SpaceX’s Inspiration4 mission, which orbited the Earth with four passengers on board for three days last week, was a small step for mankind — its orbit duplicated that of Russian cosmonauts and American astronauts back in the Kennedy Administration — but it was a giant leap for the commercial space business. It was the first space flight to orbit the Earth with only private citizens on board.
Thirty-eight-year-old Jared Isaacman, who grew up in Bernards Township, was one of those passengers, and paid for all four of them. In addition to becoming a billionaire through the payment processing company Shift4 Payments, which he started when he was 16, Isaacman also is a trained pilot. He owns the world’s largest private fleet of military aircraft, and set a world record for circumnavigating the globe in a light jet. That record was set as part of a fund-raising project for the Make-A-Wish-Foundation of New Jersey. The space mission was a fund-raiser for St. Jude Children’s Research Hospital in Memphis, Tennessee. Two of Isaacson’s companions on his voyage were selected by the hospital; the third was the winner of a contest sponsored by Shift4 Payments.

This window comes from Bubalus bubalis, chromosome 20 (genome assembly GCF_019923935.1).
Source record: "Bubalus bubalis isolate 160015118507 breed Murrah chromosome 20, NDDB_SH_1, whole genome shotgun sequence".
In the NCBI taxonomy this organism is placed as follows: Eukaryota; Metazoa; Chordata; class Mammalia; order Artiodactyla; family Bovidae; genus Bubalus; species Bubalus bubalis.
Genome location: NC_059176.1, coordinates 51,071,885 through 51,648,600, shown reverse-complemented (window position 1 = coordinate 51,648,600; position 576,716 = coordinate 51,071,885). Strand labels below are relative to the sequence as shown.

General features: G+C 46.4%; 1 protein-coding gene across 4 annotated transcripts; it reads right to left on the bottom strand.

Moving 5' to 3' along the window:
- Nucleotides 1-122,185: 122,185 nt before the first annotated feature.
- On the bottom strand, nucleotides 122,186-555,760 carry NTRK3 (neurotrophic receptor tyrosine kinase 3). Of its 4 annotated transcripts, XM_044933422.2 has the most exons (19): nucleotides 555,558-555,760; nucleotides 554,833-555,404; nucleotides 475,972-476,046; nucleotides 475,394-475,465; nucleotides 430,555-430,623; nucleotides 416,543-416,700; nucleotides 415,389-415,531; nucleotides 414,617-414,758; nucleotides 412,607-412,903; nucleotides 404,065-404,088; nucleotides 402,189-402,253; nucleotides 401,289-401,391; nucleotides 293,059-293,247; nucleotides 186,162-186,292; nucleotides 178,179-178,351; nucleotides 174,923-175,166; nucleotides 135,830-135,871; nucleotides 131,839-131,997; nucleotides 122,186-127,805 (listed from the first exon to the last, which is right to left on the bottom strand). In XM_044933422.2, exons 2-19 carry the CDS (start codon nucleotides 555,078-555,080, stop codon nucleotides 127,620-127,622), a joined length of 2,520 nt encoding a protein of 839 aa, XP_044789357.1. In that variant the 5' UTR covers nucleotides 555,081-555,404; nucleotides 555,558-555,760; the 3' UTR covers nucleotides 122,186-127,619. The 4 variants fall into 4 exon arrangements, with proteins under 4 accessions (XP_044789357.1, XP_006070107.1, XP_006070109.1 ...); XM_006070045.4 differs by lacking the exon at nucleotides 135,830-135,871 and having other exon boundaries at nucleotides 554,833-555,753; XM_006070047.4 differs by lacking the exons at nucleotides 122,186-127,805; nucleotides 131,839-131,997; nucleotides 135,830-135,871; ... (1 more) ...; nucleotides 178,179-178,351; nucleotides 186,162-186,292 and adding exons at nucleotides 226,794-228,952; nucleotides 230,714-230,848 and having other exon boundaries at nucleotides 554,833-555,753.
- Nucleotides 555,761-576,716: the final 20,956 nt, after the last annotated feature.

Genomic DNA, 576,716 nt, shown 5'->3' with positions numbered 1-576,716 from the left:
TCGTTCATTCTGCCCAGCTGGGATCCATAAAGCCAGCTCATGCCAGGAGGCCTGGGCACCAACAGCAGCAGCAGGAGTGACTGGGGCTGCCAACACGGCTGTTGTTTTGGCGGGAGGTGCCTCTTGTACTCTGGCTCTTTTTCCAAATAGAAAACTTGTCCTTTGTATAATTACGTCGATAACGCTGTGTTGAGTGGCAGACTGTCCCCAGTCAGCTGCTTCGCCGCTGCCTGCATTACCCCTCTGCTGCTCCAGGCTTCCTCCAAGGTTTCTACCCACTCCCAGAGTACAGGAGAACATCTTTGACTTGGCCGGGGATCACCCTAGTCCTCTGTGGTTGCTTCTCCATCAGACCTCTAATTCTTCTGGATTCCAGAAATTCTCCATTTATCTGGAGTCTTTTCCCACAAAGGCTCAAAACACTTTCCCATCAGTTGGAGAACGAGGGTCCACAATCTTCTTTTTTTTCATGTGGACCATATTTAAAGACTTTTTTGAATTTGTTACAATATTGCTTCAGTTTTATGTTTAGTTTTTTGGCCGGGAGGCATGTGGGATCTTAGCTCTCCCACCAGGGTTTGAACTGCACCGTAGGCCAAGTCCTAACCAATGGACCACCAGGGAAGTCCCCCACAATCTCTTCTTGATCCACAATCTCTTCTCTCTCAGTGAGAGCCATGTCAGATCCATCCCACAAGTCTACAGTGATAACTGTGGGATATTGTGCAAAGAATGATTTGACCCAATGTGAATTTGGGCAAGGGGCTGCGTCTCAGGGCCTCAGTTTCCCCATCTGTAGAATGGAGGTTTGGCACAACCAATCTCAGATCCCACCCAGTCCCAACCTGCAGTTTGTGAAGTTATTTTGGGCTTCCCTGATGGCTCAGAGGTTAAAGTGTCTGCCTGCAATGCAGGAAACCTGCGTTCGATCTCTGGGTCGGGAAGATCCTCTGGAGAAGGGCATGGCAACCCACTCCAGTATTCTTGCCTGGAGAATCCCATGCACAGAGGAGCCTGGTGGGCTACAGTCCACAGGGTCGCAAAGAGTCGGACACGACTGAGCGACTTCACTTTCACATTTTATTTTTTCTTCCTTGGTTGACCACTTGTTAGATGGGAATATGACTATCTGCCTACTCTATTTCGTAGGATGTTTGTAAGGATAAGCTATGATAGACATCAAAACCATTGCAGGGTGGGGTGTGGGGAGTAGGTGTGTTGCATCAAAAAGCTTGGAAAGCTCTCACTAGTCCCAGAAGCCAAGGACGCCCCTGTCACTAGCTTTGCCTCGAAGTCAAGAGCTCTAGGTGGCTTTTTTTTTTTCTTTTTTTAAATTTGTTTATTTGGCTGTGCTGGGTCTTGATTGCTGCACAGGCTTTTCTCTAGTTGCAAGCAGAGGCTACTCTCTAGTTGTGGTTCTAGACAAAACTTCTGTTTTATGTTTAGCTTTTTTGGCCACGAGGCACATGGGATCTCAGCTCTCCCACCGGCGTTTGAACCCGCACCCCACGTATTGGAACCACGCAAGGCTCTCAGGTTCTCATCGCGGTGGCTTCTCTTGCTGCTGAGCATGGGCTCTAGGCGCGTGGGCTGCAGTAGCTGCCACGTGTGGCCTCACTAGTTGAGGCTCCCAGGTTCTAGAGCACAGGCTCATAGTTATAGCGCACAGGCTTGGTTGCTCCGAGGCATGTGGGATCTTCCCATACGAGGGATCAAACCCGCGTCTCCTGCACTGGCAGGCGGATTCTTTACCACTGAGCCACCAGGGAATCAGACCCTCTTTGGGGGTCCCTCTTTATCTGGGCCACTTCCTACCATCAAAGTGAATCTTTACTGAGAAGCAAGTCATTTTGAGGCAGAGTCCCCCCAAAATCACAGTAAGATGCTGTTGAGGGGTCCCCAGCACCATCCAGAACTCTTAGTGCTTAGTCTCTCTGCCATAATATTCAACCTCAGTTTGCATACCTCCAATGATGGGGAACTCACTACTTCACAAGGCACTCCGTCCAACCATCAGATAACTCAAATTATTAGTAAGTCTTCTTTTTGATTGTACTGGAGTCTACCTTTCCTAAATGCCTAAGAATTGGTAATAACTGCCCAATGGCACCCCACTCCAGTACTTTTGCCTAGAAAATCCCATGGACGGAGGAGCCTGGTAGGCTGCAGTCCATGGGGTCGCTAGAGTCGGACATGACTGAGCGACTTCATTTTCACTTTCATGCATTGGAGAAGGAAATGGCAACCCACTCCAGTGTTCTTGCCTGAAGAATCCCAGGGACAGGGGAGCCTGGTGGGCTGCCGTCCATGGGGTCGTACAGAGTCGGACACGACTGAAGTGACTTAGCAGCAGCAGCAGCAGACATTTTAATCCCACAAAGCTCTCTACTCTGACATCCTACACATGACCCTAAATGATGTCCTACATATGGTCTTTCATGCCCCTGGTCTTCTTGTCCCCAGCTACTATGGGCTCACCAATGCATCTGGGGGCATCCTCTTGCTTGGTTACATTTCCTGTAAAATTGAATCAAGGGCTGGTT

Isaacman’s big venture into Jewish fundraising came in 2010, when he offered the chance to be a fighter jet pilot for the day in one of his aircraft as a prize for a Chabad of Hunterdon County auction.
As it happens, Isaacman is the third New Jersey Jew to venture into space. There have been 16 Jewish astronauts. Two of them — American Judith Resnik and Israeli Ilan Ramon — died in space shuttle accidents. The other New Jersey Jewish astronauts are Garrett Reisman, who grew up in Morristown and spent 107 days on the International Space Station in 2008, and Mark Polansky, who was born in Paterson, grew up in Edison, and flew on three shuttle missions between 2001 and 2009.
The next Jew in space is expected to be Eytan Stibbe, an Israeli air force veteran who served under Ilan Ramon. He too will be paying his way for his space tour, which will include a 10-day stay on the International Space Station. He is scheduled to launch in January on the same spacecraft, the Resilience, that carried Isaacman.